What’s New About the Story

An unusual friendship develops between a teenage girl and an elderly.

Lead Characters

The fact that they are both very talented, but they still face some lack of confidence.

Uniqueness of Story

Not a rare gem. It would have to amplify the drama related to the racial issues and artistic struggles, and also change the narrative's tone a little bit.

Possible Formats

Film - Streaming, Film - Indie, TV Series - Limited Run / Mini-Series

Analyst Recommendation

CONSIDER

Justification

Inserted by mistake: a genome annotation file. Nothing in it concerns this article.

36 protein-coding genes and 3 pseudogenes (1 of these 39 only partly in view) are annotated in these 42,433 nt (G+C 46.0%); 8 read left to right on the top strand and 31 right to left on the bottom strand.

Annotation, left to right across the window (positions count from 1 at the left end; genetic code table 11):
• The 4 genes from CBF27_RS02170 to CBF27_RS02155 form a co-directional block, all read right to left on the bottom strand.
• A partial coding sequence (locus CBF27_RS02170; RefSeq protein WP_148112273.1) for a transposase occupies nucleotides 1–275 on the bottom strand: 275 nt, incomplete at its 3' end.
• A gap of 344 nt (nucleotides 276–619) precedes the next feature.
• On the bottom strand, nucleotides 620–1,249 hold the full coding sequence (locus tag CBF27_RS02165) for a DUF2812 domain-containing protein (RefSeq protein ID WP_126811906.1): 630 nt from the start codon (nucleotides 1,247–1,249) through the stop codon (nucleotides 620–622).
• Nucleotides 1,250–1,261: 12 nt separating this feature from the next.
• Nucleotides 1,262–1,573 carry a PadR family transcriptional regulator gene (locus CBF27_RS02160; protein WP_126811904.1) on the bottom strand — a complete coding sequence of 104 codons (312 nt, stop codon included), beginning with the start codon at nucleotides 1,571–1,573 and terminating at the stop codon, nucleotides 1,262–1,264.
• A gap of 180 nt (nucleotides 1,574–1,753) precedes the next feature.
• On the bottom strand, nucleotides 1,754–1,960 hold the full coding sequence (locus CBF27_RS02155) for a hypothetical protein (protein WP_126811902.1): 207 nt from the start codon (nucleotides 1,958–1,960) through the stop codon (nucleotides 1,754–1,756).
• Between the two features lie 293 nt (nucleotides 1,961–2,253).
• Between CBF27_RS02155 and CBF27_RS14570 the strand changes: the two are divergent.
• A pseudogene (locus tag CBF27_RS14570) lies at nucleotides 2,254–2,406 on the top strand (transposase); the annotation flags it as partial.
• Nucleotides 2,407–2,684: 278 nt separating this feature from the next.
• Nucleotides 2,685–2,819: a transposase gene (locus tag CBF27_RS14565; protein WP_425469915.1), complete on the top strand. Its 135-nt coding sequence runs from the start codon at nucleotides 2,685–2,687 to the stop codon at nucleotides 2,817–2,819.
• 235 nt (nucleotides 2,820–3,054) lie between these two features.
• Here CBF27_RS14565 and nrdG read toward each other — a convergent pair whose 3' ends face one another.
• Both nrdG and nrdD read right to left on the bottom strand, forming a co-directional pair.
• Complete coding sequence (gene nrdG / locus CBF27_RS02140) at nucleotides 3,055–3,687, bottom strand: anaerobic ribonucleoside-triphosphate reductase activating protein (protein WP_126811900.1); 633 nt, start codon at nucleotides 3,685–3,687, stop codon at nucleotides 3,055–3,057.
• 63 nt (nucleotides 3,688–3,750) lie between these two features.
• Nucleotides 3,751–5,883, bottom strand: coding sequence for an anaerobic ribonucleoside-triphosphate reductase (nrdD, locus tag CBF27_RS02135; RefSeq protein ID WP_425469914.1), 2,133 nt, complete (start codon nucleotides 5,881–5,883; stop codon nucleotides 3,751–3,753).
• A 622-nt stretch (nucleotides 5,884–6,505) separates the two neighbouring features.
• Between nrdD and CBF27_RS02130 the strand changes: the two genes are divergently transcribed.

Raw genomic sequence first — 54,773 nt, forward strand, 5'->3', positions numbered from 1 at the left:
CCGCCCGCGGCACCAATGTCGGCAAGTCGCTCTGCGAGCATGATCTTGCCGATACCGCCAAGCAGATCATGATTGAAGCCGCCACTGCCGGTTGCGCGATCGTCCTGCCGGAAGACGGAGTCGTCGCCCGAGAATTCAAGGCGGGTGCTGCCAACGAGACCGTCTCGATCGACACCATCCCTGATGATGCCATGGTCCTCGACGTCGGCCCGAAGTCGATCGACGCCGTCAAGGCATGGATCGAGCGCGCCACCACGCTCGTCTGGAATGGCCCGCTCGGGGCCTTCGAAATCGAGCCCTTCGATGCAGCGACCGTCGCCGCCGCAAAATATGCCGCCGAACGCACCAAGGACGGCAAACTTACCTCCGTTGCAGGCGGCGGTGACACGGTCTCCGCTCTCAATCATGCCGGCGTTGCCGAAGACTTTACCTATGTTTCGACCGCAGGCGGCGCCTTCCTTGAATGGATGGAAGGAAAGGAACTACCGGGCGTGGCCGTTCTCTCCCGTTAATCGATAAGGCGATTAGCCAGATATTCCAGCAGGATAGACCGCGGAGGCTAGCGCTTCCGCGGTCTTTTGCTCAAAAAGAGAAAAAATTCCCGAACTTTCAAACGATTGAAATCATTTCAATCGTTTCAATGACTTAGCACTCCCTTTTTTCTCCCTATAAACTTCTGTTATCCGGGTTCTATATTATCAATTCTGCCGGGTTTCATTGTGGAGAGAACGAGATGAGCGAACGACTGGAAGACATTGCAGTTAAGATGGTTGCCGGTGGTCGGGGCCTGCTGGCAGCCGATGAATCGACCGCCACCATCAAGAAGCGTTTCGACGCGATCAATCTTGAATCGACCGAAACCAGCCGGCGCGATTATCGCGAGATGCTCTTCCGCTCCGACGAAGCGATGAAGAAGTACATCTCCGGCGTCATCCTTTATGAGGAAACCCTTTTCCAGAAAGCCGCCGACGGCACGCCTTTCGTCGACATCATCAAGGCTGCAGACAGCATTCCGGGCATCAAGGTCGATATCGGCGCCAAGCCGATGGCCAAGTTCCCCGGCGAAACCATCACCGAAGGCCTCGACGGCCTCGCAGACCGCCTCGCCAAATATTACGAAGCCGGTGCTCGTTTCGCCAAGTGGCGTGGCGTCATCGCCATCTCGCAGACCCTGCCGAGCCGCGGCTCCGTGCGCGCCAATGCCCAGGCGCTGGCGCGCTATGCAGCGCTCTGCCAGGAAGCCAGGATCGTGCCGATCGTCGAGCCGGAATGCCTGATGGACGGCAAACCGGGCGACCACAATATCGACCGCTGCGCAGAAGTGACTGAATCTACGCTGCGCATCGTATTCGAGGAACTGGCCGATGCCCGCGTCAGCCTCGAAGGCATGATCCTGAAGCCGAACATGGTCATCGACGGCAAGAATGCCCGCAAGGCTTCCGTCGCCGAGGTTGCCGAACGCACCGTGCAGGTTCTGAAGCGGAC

The book's structure is good, the pace is well-developed, and the dialogue is fitting and reflects the language used at the time (further research would still be necessary, though). The plot entertains while still having historical relevance. Besides the racial matter, the theme of the narrative is universal because it explores friendship and the search for fulfilling our dreams. However, even though the author was able to create a captivating story, his narrative choices are still a bit raw, and it requires an experienced screenwriter to adapt the book into a successful film/series. Furthermore, the characters are memorable, but some of the book's scenes could still be improved. They sometimes feel too childish to reflect the dramatic importance of racism. At the same time, dealing with themes like these with a lighter touch also has a positive side because it makes us reflect on the problem without sounding like a lecture. Overall, the content is robust. It just needs polishing.